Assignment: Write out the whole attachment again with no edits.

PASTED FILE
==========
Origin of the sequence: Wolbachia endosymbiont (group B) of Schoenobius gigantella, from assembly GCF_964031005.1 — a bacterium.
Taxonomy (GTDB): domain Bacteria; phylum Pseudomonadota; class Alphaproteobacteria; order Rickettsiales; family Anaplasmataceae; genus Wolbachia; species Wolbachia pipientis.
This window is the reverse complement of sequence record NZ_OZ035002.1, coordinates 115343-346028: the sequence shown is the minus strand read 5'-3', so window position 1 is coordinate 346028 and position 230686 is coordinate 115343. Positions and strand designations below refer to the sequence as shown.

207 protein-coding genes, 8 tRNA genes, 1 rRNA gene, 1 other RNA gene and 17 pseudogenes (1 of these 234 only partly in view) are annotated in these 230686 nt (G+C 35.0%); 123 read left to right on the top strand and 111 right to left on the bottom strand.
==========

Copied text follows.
Origin of the sequence: Wolbachia endosymbiont (group B) of Schoenobius gigantella, from assembly GCF_964031005.1 — a bacterium.
Taxonomy (GTDB): domain Bacteria; phylum Pseudomonadota; class Alphaproteobacteria; order Rickettsiales; family Anaplasmataceae; genus Wolbachia; species Wolbachia pipientis.
This window is the reverse complement of sequence record NZ_OZ035002.1, coordinates 115343-346028: the sequence shown is the minus strand read 5'-3', so window position 1 is coordinate 346028 and position 230686 is coordinate 115343. Positions and strand designations below refer to the sequence as shown.

207 protein-coding genes, 8 tRNA genes, 1 rRNA gene, 1 other RNA gene and 17 pseudogenes (1 of these 234 only partly in view) are annotated in these 230686 nt (G+C 35.0%); 123 read left to right on the top strand and 111 right to left on the bottom strand.